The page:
Apparently Dr. Keith Ablow — a Boston psychiatrist and co-author with Glenn Beck of The 7: Seven Wonders that Will Change Your Life — thought actress Cameron Diaz said something smart and prescient when she declared marriage “a dying institution” in an interview with Maxim. Ablow agrees with Diaz because he’s “not certain marriage ever did suit most people who tried it.” In fact, he goes on to say, “Marriage is (as it has been for decades now) a source of real suffering for the vast majority of married people.”
Such inanity from Diaz shouldn’t raise an eyebrow, but to hear such silliness from a medical professional of Dr. Ablow’s stature is mind-blowing. He demonstrates a stunning lack of awareness of the current social-science and medical research on marriage’s impact on health, happiness, and well-being for men, women, and children.
First, we must ask how Ablow reaches such a damning conclusion about the individual and social virtues of marriage. He knows this because of “what I hear in my psychiatrist office, and from what I hear from other psychiatrists and psychologists.” Appreciate what he’s saying here: “I see married people every day. And guess what? Every last one of them coming through my office is very unhappy and troubled.” Shouldn’t a professional psychiatrist expect to see very few happy married people in his practice? Oncologists rarely see patients who are not fighting cancer. Do most people then have cancer? Ablow sees no problem with selection bias here.
Since the 1930s, scientists have been consistently finding that married men and women are two to five times less likely to suffer any kind of mental illness than the unmarried of any category: single, divorced, or cohabiting. Joint research conducted more recently at Yale and UCLA concludes that, “One of the most consistent findings in psychiatric epidemiology is that married persons enjoy better health than the unmarried.” What’s more, a recent 17-nation study on the connection between marriage and happiness found that married men and women were more than three times more likely to be generally happy and contented with life than cohabitors.
In fact, a great mountain of published research shows that when compared to the unmarried of any relational status, marriage significantly boosts every important measure of human well-being for men, women, and their children, from general physical and mental health, longevity, educational attainment, sexual satisfaction, to financial earnings and savings and success at work. And the question among these scholars is not whether marriage is associated with improved well-being, but why! Marriage is also a strong protection from all forms of both serious and mild domestic violence, poverty, substance abuse, and relational infidelity. No other relational form — not singleness, dating, divorce, or cohabitation — comes close to mirroring the benefits associated with marriage. Pew Research in late 2010 found when comparing various relational forms in the United States that, “Married people are more satisfied with their family lives than are unmarried people.”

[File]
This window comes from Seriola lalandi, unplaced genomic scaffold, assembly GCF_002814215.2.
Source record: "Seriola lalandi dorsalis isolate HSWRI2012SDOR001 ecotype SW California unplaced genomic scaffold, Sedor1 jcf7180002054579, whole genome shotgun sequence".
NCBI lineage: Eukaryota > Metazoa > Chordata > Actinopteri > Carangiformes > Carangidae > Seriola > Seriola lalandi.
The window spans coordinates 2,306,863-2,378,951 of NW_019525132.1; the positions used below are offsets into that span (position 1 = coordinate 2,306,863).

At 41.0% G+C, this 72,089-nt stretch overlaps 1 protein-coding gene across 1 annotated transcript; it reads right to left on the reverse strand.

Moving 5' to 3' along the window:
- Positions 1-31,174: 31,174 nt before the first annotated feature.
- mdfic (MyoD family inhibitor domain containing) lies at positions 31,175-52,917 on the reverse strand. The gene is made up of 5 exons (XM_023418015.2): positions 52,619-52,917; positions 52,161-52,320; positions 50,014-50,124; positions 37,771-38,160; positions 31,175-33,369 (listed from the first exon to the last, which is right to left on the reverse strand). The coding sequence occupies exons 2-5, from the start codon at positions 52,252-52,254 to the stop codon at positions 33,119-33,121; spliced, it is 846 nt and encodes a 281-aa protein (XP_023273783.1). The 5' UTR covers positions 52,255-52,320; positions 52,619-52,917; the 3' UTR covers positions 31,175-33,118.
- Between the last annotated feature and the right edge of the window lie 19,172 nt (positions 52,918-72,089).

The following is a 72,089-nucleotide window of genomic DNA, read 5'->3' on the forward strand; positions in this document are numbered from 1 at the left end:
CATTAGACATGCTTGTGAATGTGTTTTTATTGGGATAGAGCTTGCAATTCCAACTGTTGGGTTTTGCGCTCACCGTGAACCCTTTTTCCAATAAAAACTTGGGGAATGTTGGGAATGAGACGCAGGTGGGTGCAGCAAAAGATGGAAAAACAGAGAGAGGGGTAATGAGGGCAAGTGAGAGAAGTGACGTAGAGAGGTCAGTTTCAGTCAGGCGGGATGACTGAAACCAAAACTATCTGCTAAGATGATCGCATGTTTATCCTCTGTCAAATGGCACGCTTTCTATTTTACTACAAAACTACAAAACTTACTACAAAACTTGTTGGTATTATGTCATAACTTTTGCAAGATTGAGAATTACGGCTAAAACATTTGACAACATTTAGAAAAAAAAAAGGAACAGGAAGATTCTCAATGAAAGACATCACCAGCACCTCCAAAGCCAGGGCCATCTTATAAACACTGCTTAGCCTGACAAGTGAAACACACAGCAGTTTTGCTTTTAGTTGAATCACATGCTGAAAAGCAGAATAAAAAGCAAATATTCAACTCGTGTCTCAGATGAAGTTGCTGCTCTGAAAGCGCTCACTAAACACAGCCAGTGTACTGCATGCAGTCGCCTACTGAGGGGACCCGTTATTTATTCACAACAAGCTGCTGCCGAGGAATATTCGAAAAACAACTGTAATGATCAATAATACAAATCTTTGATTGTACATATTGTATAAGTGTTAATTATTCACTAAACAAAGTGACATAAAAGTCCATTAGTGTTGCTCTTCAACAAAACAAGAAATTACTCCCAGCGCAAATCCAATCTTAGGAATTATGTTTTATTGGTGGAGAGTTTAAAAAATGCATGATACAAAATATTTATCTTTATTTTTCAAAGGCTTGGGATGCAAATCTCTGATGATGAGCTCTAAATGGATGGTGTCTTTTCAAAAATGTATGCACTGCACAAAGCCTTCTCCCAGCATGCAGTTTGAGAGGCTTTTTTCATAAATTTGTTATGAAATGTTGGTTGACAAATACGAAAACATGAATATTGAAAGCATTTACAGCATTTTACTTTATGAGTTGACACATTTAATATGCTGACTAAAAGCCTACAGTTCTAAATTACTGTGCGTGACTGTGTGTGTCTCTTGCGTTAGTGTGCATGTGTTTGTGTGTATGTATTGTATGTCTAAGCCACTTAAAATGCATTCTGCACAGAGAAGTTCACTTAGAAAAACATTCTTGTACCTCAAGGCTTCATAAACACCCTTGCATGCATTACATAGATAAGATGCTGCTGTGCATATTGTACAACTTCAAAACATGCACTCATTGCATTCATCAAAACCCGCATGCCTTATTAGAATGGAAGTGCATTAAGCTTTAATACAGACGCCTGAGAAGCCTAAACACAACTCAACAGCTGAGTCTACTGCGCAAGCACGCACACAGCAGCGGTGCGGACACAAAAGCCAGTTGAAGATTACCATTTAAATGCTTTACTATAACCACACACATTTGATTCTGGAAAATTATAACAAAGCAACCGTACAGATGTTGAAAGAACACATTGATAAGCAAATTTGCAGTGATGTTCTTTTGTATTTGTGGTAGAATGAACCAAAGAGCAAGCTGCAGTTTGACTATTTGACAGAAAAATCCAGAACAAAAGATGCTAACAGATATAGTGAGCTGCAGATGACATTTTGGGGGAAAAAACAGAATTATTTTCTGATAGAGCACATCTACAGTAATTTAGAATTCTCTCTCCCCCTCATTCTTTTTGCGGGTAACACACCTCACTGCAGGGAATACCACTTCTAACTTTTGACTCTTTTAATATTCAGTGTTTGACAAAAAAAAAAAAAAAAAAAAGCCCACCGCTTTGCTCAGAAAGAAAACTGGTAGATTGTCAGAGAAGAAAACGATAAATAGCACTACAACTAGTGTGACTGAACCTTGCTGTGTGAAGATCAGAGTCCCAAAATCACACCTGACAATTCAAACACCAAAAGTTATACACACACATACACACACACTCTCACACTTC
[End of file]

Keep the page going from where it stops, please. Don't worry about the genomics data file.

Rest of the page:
Ablow concludes his article with this cock-sure prediction: “It’s only a matter of time. Marriage will fade away.” However, a new, sophisticated report on marriage from the Pew Research Center tells a more positive story on marriage among the Millennials who, they report, have “the strongest desire to marry” of any generation alive today.
Ablow is concerned that what replaces marriage be “something that improves the quality of our lives and those of our children.” This is like wishing water away in favor of something that will really quench one’s thirst. Over the last 40 years, possibly more so than at any other time in human experience, we have had a great deal of experimentation with varying relational forms — increased singleness, hook-ups, fatherless child-bearing, cohabitation, divorce, step-families — and not one of these have come close to rivaling marriage’s empirically demonstrated ability to increase and enhance human happiness and overall well-being.
But forget the research if you want and just consider this. Imagine attending the 50th wedding anniversary of any couple chosen at random in any culture. Standing there with the couple, their children, grandchildren, extended family and friends, what is it that Ablow thinks we would be celebrating? If he is to be believed, we would have to pity this couple because they have most likely endured decades of “acrimony” and “suffering,” as he describes it, and are just putting on happy faces because the real truth would be too painful.
Marriage, an institution drawing the two streams of humanity — male and female – together, is common to all human civilizations throughout time. In fact, anthropologists believe that marriage’s beginnings cannot be traced because it “developed out of primeval habit.” No particular ideology, political arrangements, or social theory foisted marriage upon us. It is one of our most ancient and fundamental human goods. And as such, it will long outlast the prognostications of Hollywood starlets or media talking heads.
— Glenn T. Stanton is the director for Family Formation Studies at Focus on the Family and author of Secure Daughters, Confident Sons.